Jethro

He is one of my favorite biblical characters.  His name means “His abundance” Jethro was Moses father in-law and father of seven girls. He was a priest of Midian and a descendant of Abraham’s. It would appear that he was a widower. There is no mention of a wife. He was a single parent raising seven daughters.

He was a gracious man. When he heard how Moses had rescued his daughters from the shepherds who tried to drive them away, he gently scolded them for leaving Moses behind. He instructed them to go and invite Moses to sup with them.

Supper extended to forty years during which Moses married one of Jethro’s daughters and tended his sheep. Over the years Moses and his father-in-law developed a close bond. It seemed as if Jethro was like a father to Moses. It is doubtful that Moses saw his natural parents again after his mother returned him to Pharaoh’s daughter. I think we would have read about it as we read about his reunion with Aaron and Miriam.

Jethro was the father Moses never had the opportunity to have a relationship with. A single woman raised him. There is no indication that Pharaoh’s daughter was married. It has been suggested that Moses was a neglectful father—he neglected to circumcise Gershom. In doing so he endangered the boy. The Lord had said to Abraham, “For the generations to come every male among you who is eight days old must be circumcised, including those born in your household or bought with money from a foreigner—those who are not your offspring. Whether born in your household or bought with your money, they must be circumcised. My covenant in your flesh is to be an everlasting covenant. Any uncircumcised male, who has not been circumcised in the flesh, will be cut off from his people; he has broken my covenant” (Genesis 17:12-14). Moses was struck down and would have died if Zipporah had not stepped in and circumcised their son.

Jethro grew to love Moses like a son. It is obvious the deep affection these men had toward each other. News of all that God had done for Moses and the people reached Jethro and he sent his son-in-law a message that he was going to see him and Moses’ family would accompany him. It is obvious the deep affection the two men had toward each other because of the manner in which they greeted each other. Moses went out to meet his father-in-law and bowed down and kissed him. They greeted each other and then went into the tent. Moses told his father-in-law about everything the LORD had done to Pharaoh and the Egyptians for Israel’s sake and about all the hardships they had met along the way and how the LORD had saved them.

Moses loved Jethro and wanted him to know the God whom he worshipped. Jethro was a good man who recognized God’s goodness because of Moses’ testimony. He blessed God and offered a burnt offering and sacrifices to Him. Then, he, Moses, Aaron and all the elders broke bread together in the Lord’s presence.

Jethro was more than family to Moses. He was a friend. He looked out for Moses and was able to offer him good advice when he saw how Moses alone was presiding over the people, listening to their disputes all day. Jethro, out of great concern said to Moses, “What you are doing is not good. You and these people who come to you will only wear yourselves out. The work is too heavy for you; you cannot handle it alone. Listen now to me and I will give you some advice, and may God be with you. You must be the people’s representative before God and bring their disputes to him. Teach them the decrees and laws, and show them the way to live and the duties they are to perform. But select capable men from all the people—men who fear God, trustworthy men who hate dishonest gain—and appoint them as officials over thousands, hundreds, fifties and tens. Have them serve as judges for the people at all times, but have them bring every difficult case to you; the simple cases they can decide themselves. That will make your load lighter, because they will share it with you. If you do this and God so commands, you will be able to stand the strain, and all these people will go home satisfied” (Exodus 18:17-23).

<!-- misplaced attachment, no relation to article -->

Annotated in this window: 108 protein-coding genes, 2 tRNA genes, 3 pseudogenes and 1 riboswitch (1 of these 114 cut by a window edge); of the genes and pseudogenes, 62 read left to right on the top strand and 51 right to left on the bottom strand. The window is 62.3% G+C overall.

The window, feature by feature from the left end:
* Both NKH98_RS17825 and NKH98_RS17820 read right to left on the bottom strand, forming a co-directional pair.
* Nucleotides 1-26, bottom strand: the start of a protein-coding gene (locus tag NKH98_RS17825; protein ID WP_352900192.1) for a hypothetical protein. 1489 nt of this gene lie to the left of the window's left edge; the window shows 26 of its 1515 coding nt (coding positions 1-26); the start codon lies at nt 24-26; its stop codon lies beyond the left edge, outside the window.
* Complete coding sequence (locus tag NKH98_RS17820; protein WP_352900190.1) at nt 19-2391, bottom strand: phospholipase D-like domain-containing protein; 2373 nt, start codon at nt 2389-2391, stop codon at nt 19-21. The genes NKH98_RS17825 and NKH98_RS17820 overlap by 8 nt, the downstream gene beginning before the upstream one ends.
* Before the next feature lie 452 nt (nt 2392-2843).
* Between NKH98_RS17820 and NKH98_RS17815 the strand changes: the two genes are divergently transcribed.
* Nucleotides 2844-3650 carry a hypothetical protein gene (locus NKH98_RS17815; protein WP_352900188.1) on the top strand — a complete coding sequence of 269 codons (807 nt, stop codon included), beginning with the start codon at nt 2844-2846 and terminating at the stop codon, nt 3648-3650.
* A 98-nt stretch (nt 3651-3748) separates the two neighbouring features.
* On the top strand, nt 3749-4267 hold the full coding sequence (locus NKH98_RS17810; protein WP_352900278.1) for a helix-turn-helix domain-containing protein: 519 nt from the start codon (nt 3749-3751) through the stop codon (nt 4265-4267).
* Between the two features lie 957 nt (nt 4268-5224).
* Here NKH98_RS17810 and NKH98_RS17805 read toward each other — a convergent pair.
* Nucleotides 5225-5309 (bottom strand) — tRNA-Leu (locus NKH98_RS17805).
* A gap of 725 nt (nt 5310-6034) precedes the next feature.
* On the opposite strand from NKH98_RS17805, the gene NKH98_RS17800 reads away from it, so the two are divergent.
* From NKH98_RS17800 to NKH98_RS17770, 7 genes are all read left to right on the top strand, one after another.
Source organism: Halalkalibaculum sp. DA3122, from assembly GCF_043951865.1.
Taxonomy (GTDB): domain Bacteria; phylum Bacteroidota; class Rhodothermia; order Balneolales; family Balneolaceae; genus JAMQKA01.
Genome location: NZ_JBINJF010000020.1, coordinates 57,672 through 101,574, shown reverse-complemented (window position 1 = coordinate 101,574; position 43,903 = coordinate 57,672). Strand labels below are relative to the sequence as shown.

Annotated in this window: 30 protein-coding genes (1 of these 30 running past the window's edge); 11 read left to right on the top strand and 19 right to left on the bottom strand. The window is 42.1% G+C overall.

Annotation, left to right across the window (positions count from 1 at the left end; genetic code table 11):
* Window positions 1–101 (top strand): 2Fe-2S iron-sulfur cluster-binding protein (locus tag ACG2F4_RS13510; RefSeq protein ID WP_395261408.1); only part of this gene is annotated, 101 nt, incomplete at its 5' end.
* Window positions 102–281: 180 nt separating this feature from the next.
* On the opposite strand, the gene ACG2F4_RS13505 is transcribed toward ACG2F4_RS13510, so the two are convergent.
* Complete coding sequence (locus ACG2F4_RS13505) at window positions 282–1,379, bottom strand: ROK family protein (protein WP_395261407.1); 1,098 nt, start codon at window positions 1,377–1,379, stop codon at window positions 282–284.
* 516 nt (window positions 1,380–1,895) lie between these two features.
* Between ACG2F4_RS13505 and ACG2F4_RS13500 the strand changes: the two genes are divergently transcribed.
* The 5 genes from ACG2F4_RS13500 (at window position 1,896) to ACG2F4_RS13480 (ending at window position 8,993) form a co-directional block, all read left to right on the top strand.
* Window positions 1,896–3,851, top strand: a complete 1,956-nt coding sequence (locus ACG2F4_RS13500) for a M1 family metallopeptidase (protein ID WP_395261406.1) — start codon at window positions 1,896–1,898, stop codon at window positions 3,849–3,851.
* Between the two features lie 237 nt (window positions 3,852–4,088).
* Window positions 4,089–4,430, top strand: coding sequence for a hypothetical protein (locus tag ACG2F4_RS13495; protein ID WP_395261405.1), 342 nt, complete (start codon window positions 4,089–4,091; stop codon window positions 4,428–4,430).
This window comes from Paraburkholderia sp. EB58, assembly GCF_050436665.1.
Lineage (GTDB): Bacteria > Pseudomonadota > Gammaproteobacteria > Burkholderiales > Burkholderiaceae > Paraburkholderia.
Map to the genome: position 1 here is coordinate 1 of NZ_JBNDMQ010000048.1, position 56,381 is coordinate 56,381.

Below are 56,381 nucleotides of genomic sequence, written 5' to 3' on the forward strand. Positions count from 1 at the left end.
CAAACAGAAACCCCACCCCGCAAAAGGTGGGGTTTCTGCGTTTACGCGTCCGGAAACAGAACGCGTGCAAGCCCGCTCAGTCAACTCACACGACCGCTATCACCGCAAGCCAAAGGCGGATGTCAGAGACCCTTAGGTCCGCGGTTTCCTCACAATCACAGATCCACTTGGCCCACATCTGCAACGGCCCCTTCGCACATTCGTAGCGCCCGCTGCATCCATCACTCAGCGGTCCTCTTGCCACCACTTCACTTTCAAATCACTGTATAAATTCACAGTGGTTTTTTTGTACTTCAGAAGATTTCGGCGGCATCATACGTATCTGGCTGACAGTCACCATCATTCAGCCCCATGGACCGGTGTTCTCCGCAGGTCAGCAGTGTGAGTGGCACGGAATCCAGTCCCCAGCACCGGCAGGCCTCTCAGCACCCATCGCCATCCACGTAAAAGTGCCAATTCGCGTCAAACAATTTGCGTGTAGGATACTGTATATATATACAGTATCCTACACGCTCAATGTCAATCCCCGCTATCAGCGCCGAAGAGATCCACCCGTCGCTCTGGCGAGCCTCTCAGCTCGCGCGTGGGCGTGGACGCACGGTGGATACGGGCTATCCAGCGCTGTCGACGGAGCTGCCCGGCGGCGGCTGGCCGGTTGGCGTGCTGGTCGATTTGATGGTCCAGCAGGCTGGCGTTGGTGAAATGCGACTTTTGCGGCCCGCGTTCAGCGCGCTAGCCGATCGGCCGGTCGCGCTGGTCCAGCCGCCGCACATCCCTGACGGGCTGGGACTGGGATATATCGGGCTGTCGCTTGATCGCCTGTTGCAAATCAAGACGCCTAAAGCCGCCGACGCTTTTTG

Moses listened to his father-in-law and chose capable men to help him. They took care of the simple cases and he the difficult ones. Jethro returned to his own country and we don’t hear about him after that. He was a man whom Moses could depend on. While Moses was in the wilderness doing what God had called him to do, Jethro was taking care of Moses’ family. They had a home to stay in until it was time for them to join Moses. He had made a difference in Moses’ life. He supported his decision to let back to Egypt and bid him, “go in peace” (Exodus 4:18). He visited Moses in the desert, reuniting him with his family. He encouraged Moses in what he was doing but helped him to do it more efficiently by delegating the duties so that he was no longer stressed out.

Jethro was a man to be admired. I have no doubt that he was a good father to his seven daughters and a loving grandfather to Moses’ children. He filled in for their father until it was possible for them to be with him.

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